Gould then became interested in the American Telegraph Company. With this organization he laid an Atlantic cable, broke down the rates of the monopoly, the Western Union Telegraph Company, and thus forced an amalgamation of the two, with Mr. Gould as a chief stockholder. He afterward became largely interested in the Wabash, the Kansas Pacific, the Union Pacific, the International & Great Northern, the Manhattan Elevated, the St. Louis, the Iron Mountain & Southern, the St. Louis & Southwestern, and the Texas Pacific railroads. At the time of his death his railroad holdings were estimated at $75,000,000.

Fitch, C. E. (1916). Gould, Jay. In Memorial encyclopedia of the state of New York (Vol. 2, pp. 61-62). Boston: The American Historical Society, Inc.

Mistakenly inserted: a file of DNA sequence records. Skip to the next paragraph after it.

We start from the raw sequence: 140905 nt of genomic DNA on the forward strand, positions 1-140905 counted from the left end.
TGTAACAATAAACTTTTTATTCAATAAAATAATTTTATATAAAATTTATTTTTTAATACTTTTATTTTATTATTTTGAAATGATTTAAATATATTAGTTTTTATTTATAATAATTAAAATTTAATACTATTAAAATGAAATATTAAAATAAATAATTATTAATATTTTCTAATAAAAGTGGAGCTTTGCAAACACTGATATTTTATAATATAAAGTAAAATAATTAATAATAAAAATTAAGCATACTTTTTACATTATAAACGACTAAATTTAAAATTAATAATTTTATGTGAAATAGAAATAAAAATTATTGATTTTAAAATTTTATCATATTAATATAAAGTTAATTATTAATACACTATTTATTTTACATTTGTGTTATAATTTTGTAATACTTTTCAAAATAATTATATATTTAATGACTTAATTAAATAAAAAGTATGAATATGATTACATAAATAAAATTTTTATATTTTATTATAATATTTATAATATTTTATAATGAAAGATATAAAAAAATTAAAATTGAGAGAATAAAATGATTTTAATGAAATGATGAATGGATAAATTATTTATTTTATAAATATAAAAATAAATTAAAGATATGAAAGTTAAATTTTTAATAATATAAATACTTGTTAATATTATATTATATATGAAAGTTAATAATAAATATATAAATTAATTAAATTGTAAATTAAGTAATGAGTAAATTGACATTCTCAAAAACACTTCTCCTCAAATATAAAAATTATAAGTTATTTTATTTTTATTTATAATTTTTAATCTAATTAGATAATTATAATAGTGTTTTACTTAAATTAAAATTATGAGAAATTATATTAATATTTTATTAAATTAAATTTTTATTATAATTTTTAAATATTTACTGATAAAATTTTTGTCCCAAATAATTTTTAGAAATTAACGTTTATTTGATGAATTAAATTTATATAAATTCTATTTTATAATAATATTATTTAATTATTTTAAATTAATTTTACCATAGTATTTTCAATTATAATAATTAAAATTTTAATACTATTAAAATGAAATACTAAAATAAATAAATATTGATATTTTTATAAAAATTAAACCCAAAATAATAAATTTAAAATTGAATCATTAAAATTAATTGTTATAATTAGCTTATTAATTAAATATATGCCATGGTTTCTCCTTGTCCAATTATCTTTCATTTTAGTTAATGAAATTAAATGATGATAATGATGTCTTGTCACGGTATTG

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IV. Death and Posterity
His wife Helen Day died on January 13, 1889, and left six children, four boys and two girls. George J., Edwin, Howard, and Frank became the owners of the railroad properties of their father, held positions as directors and officers in many of them, and proved themselves able business managers. Helen Miller retained possession of the city and country homes of her parents, and devoted her life to charity, which she personally dispensed. She married Finley J. Shepard on January 22, 1913 at Tarrytown, New York. Her sister Anna was married to Count de Castellane of France. The children of Jay Gould gave to the village of Roxbury, New York, as a memorial to their father, a church edifice costing about $150,000, and which was dedicated October 13, 1894.

Jay Gould died in New York City on December 2, 1892.

Fitch, C. E. (1916). Gould, Jay. In Memorial encyclopedia of the state of New York (Vol. 2, p. 62). Boston: The American Historical Society, Inc.